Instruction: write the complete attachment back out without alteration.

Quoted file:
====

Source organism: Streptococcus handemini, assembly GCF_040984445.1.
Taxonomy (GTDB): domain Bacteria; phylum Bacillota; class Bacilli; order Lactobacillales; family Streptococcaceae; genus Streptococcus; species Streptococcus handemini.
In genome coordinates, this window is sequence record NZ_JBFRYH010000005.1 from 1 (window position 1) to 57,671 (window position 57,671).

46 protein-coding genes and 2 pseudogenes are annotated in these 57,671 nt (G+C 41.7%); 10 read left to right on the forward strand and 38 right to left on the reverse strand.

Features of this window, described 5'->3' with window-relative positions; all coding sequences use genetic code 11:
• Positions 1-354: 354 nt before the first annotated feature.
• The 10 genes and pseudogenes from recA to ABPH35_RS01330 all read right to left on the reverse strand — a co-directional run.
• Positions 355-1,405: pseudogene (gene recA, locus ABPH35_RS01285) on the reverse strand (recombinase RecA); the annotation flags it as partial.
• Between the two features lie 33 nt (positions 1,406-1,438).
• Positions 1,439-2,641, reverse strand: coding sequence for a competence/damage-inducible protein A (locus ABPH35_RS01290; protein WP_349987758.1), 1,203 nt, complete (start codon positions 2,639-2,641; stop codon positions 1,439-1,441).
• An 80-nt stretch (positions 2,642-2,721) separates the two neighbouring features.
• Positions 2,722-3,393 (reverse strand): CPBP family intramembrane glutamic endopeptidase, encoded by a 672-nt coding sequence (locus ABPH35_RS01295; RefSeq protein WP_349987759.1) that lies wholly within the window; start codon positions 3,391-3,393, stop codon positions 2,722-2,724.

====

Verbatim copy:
Source organism: Streptococcus handemini, assembly GCF_040984445.1.
Taxonomy (GTDB): domain Bacteria; phylum Bacillota; class Bacilli; order Lactobacillales; family Streptococcaceae; genus Streptococcus; species Streptococcus handemini.
In genome coordinates, this window is sequence record NZ_JBFRYH010000005.1 from 1 (window position 1) to 57,671 (window position 57,671).

46 protein-coding genes and 2 pseudogenes are annotated in these 57,671 nt (G+C 41.7%); 10 read left to right on the forward strand and 38 right to left on the reverse strand.

Features of this window, described 5'->3' with window-relative positions; all coding sequences use genetic code 11:
• Positions 1-354: 354 nt before the first annotated feature.
• The 10 genes and pseudogenes from recA to ABPH35_RS01330 all read right to left on the reverse strand — a co-directional run.
• Positions 355-1,405: pseudogene (gene recA, locus ABPH35_RS01285) on the reverse strand (recombinase RecA); the annotation flags it as partial.
• Between the two features lie 33 nt (positions 1,406-1,438).
• Positions 1,439-2,641, reverse strand: coding sequence for a competence/damage-inducible protein A (locus ABPH35_RS01290; protein WP_349987758.1), 1,203 nt, complete (start codon positions 2,639-2,641; stop codon positions 1,439-1,441).
• An 80-nt stretch (positions 2,642-2,721) separates the two neighbouring features.
• Positions 2,722-3,393 (reverse strand): CPBP family intramembrane glutamic endopeptidase, encoded by a 672-nt coding sequence (locus ABPH35_RS01295; RefSeq protein WP_349987759.1) that lies wholly within the window; start codon positions 3,391-3,393, stop codon positions 2,722-2,724.